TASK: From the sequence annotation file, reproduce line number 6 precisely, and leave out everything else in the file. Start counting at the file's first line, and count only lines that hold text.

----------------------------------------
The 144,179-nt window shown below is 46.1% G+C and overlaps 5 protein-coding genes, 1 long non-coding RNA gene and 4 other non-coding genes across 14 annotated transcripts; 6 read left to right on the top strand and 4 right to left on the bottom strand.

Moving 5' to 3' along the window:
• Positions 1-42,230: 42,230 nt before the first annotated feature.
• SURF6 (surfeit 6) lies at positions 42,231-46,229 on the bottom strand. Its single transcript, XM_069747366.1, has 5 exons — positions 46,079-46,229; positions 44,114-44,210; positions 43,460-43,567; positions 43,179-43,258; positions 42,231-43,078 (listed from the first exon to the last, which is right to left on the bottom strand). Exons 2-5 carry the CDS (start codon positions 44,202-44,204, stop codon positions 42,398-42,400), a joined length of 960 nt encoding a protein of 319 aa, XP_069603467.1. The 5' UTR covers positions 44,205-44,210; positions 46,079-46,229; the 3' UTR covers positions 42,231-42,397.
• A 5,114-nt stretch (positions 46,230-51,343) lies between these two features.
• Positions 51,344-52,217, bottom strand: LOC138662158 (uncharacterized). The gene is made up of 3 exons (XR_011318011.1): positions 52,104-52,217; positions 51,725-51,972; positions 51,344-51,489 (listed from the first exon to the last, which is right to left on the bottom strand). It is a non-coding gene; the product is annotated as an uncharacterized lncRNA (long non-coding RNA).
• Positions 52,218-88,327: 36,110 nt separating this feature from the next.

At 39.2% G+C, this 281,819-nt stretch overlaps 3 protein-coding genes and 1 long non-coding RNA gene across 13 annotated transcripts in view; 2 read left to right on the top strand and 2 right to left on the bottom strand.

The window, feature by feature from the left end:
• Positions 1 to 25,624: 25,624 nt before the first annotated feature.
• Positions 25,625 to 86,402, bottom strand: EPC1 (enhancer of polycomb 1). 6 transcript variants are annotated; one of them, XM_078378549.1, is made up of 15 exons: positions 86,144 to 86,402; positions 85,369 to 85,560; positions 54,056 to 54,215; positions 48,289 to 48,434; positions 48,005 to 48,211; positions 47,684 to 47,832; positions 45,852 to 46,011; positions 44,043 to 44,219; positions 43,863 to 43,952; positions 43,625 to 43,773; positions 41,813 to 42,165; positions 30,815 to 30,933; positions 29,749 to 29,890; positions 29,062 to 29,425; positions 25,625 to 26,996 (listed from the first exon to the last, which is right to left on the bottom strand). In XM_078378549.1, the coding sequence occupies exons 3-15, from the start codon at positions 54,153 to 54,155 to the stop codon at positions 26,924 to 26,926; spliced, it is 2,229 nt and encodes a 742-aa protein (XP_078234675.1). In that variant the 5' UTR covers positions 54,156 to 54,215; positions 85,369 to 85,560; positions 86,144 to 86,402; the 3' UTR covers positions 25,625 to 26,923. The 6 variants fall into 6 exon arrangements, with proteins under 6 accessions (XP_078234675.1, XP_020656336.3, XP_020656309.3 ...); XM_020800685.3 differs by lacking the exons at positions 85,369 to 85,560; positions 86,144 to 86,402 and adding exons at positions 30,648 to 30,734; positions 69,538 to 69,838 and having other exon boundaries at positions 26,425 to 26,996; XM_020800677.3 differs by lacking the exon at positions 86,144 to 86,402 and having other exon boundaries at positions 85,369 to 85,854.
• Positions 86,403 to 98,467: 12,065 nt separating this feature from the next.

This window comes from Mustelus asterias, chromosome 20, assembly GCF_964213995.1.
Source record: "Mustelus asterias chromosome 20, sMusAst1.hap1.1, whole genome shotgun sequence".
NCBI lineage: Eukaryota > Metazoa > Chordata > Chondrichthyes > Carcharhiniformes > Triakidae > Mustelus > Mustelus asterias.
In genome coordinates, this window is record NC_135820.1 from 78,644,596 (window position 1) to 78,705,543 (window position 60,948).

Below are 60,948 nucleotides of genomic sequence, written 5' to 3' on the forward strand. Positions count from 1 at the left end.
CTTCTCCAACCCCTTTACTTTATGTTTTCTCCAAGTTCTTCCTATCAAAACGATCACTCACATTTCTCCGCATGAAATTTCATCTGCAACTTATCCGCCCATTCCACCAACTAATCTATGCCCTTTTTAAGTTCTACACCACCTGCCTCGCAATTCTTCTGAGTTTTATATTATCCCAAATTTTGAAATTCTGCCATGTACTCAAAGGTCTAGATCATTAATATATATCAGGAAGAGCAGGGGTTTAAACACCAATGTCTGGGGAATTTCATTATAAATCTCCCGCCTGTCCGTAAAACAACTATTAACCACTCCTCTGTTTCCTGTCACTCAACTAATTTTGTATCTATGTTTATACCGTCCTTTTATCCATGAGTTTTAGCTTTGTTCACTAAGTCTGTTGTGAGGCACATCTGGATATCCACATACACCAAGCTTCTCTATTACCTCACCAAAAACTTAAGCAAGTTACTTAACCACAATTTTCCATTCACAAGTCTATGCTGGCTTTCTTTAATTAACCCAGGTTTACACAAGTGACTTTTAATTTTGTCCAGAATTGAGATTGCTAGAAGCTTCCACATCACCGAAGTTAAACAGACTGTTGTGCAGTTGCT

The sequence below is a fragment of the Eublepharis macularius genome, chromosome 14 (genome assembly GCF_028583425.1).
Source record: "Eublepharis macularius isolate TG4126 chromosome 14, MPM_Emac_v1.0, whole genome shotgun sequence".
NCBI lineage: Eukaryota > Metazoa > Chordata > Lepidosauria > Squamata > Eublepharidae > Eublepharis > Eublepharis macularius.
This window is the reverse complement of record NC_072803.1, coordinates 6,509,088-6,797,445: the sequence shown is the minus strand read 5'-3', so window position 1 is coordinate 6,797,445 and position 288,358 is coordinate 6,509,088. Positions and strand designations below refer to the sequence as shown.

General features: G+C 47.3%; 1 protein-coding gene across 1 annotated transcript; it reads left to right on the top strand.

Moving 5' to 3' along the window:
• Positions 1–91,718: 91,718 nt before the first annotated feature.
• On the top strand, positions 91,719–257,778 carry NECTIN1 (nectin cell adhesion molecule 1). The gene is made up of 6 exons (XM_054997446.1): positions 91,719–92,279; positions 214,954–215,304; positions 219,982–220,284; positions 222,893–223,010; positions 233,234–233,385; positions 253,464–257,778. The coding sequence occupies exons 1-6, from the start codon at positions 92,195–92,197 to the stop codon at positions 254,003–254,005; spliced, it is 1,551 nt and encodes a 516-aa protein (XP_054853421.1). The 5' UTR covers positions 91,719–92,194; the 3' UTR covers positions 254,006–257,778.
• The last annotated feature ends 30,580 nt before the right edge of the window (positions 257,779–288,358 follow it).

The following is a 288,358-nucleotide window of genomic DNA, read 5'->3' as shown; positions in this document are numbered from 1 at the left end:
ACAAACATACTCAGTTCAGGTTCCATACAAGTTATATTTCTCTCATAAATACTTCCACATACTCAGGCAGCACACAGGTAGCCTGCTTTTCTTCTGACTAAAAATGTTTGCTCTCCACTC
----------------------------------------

• Positions 51,344-52,217, bottom strand: LOC138662158 (uncharacterized). The gene is made up of 3 exons (XR_011318011.1): positions 52,104-52,217; positions 51,725-51,972; positions 51,344-51,489 (listed from the first exon to the last, which is right to left on the bottom strand). It is a non-coding gene; the product is annotated as an uncharacterized lncRNA (long non-coding RNA).